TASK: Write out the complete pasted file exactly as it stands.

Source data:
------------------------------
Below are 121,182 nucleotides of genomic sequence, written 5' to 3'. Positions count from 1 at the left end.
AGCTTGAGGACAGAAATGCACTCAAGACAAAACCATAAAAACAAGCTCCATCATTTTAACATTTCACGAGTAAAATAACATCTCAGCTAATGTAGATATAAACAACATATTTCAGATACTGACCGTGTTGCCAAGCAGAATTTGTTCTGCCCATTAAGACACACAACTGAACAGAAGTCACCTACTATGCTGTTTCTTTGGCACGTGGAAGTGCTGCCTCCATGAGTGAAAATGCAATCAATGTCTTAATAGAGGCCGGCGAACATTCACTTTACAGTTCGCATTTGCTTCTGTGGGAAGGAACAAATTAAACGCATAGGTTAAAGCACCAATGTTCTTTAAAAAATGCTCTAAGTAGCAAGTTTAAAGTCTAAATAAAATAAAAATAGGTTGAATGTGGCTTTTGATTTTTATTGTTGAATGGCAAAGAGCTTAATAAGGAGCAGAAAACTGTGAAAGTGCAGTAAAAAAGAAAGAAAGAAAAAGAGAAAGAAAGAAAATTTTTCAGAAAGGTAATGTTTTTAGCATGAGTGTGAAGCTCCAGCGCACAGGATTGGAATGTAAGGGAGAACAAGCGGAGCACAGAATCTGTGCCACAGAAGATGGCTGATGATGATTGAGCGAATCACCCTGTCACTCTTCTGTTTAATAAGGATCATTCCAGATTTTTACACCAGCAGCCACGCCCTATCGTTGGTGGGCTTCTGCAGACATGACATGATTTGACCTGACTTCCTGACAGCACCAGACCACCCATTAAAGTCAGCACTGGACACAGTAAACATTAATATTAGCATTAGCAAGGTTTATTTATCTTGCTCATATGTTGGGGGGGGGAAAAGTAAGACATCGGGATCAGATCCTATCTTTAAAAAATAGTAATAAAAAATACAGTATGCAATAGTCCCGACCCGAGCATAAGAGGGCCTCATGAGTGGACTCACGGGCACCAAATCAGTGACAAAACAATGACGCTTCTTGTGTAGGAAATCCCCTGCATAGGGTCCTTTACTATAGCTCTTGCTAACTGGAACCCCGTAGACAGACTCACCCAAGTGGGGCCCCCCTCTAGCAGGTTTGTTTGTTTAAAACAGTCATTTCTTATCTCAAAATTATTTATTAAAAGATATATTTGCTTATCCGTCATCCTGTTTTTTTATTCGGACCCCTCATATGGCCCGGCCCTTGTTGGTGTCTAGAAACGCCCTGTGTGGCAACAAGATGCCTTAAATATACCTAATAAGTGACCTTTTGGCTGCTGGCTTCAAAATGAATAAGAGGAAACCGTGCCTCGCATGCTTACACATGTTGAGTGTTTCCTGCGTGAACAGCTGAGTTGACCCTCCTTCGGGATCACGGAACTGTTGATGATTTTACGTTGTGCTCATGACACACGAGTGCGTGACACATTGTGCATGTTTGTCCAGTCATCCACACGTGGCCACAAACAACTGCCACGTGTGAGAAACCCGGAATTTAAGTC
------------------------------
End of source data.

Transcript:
Below are 121,182 nucleotides of genomic sequence, written 5' to 3'. Positions count from 1 at the left end.
AGCTTGAGGACAGAAATGCACTCAAGACAAAACCATAAAAACAAGCTCCATCATTTTAACATTTCACGAGTAAAATAACATCTCAGCTAATGTAGATATAAACAACATATTTCAGATACTGACCGTGTTGCCAAGCAGAATTTGTTCTGCCCATTAAGACACACAACTGAACAGAAGTCACCTACTATGCTGTTTCTTTGGCACGTGGAAGTGCTGCCTCCATGAGTGAAAATGCAATCAATGTCTTAATAGAGGCCGGCGAACATTCACTTTACAGTTCGCATTTGCTTCTGTGGGAAGGAACAAATTAAACGCATAGGTTAAAGCACCAATGTTCTTTAAAAAATGCTCTAAGTAGCAAGTTTAAAGTCTAAATAAAATAAAAATAGGTTGAATGTGGCTTTTGATTTTTATTGTTGAATGGCAAAGAGCTTAATAAGGAGCAGAAAACTGTGAAAGTGCAGTAAAAAAGAAAGAAAGAAAAAGAGAAAGAAAGAAAATTTTTCAGAAAGGTAATGTTTTTAGCATGAGTGTGAAGCTCCAGCGCACAGGATTGGAATGTAAGGGAGAACAAGCGGAGCACAGAATCTGTGCCACAGAAGATGGCTGATGATGATTGAGCGAATCACCCTGTCACTCTTCTGTTTAATAAGGATCATTCCAGATTTTTACACCAGCAGCCACGCCCTATCGTTGGTGGGCTTCTGCAGACATGACATGATTTGACCTGACTTCCTGACAGCACCAGACCACCCATTAAAGTCAGCACTGGACACAGTAAACATTAATATTAGCATTAGCAAGGTTTATTTATCTTGCTCATATGTTGGGGGGGGGAAAAGTAAGACATCGGGATCAGATCCTATCTTTAAAAAATAGTAATAAAAAATACAGTATGCAATAGTCCCGACCCGAGCATAAGAGGGCCTCATGAGTGGACTCACGGGCACCAAATCAGTGACAAAACAATGACGCTTCTTGTGTAGGAAATCCCCTGCATAGGGTCCTTTACTATAGCTCTTGCTAACTGGAACCCCGTAGACAGACTCACCCAAGTGGGGCCCCCCTCTAGCAGGTTTGTTTGTTTAAAACAGTCATTTCTTATCTCAAAATTATTTATTAAAAGATATATTTGCTTATCCGTCATCCTGTTTTTTTATTCGGACCCCTCATATGGCCCGGCCCTTGTTGGTGTCTAGAAACGCCCTGTGTGGCAACAAGATGCCTTAAATATACCTAATAAGTGACCTTTTGGCTGCTGGCTTCAAAATGAATAAGAGGAAACCGTGCCTCGCATGCTTACACATGTTGAGTGTTTCCTGCGTGAACAGCTGAGTTGACCCTCCTTCGGGATCACGGAACTGTTGATGATTTTACGTTGTGCTCATGACACACGAGTGCGTGACACATTGTGCATGTTTGTCCAGTCATCCACACGTGGCCACAAACAACTGCCACGTGTGAGAAACCCGGAATTTAAGTC